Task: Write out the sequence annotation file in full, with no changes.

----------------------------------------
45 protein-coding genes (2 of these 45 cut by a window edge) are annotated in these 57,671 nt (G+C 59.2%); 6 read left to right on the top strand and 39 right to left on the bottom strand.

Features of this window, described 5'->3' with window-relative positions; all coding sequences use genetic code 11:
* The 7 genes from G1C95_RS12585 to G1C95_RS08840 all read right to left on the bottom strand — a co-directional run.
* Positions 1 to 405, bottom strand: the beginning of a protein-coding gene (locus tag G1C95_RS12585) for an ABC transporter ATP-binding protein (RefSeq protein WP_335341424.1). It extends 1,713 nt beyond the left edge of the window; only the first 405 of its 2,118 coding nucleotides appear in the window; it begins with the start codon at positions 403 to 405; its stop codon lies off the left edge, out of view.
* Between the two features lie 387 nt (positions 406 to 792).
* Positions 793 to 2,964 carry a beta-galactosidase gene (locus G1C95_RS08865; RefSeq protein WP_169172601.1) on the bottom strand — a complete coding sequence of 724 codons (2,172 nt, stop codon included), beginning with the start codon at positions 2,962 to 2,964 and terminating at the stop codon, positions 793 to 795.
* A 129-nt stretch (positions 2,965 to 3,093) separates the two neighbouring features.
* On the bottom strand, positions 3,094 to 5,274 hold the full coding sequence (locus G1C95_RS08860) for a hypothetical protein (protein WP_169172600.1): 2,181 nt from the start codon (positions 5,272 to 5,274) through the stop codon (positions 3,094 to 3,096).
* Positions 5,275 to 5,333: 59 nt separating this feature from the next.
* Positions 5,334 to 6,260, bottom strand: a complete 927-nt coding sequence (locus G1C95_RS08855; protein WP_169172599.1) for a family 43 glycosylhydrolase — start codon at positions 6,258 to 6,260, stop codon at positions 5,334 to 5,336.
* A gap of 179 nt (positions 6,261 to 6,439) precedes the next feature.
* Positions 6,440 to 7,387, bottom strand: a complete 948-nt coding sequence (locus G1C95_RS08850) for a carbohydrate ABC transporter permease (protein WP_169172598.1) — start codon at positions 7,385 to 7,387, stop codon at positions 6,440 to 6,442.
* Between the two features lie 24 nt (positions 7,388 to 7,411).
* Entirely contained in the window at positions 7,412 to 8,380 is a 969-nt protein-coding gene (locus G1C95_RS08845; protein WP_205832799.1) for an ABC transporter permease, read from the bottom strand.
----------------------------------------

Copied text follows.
45 protein-coding genes (2 of these 45 cut by a window edge) are annotated in these 57,671 nt (G+C 59.2%); 6 read left to right on the top strand and 39 right to left on the bottom strand.

Features of this window, described 5'->3' with window-relative positions; all coding sequences use genetic code 11:
* The 7 genes from G1C95_RS12585 to G1C95_RS08840 all read right to left on the bottom strand — a co-directional run.
* Positions 1 to 405, bottom strand: the beginning of a protein-coding gene (locus tag G1C95_RS12585) for an ABC transporter ATP-binding protein (RefSeq protein WP_335341424.1). It extends 1,713 nt beyond the left edge of the window; only the first 405 of its 2,118 coding nucleotides appear in the window; it begins with the start codon at positions 403 to 405; its stop codon lies off the left edge, out of view.
* Between the two features lie 387 nt (positions 406 to 792).
* Positions 793 to 2,964 carry a beta-galactosidase gene (locus G1C95_RS08865; RefSeq protein WP_169172601.1) on the bottom strand — a complete coding sequence of 724 codons (2,172 nt, stop codon included), beginning with the start codon at positions 2,962 to 2,964 and terminating at the stop codon, positions 793 to 795.
* A 129-nt stretch (positions 2,965 to 3,093) separates the two neighbouring features.
* On the bottom strand, positions 3,094 to 5,274 hold the full coding sequence (locus G1C95_RS08860) for a hypothetical protein (protein WP_169172600.1): 2,181 nt from the start codon (positions 5,272 to 5,274) through the stop codon (positions 3,094 to 3,096).
* Positions 5,275 to 5,333: 59 nt separating this feature from the next.
* Positions 5,334 to 6,260, bottom strand: a complete 927-nt coding sequence (locus G1C95_RS08855; protein WP_169172599.1) for a family 43 glycosylhydrolase — start codon at positions 6,258 to 6,260, stop codon at positions 5,334 to 5,336.
* A gap of 179 nt (positions 6,261 to 6,439) precedes the next feature.
* Positions 6,440 to 7,387, bottom strand: a complete 948-nt coding sequence (locus G1C95_RS08850) for a carbohydrate ABC transporter permease (protein WP_169172598.1) — start codon at positions 7,385 to 7,387, stop codon at positions 6,440 to 6,442.
* Between the two features lie 24 nt (positions 7,388 to 7,411).
* Entirely contained in the window at positions 7,412 to 8,380 is a 969-nt protein-coding gene (locus G1C95_RS08845; protein WP_205832799.1) for an ABC transporter permease, read from the bottom strand.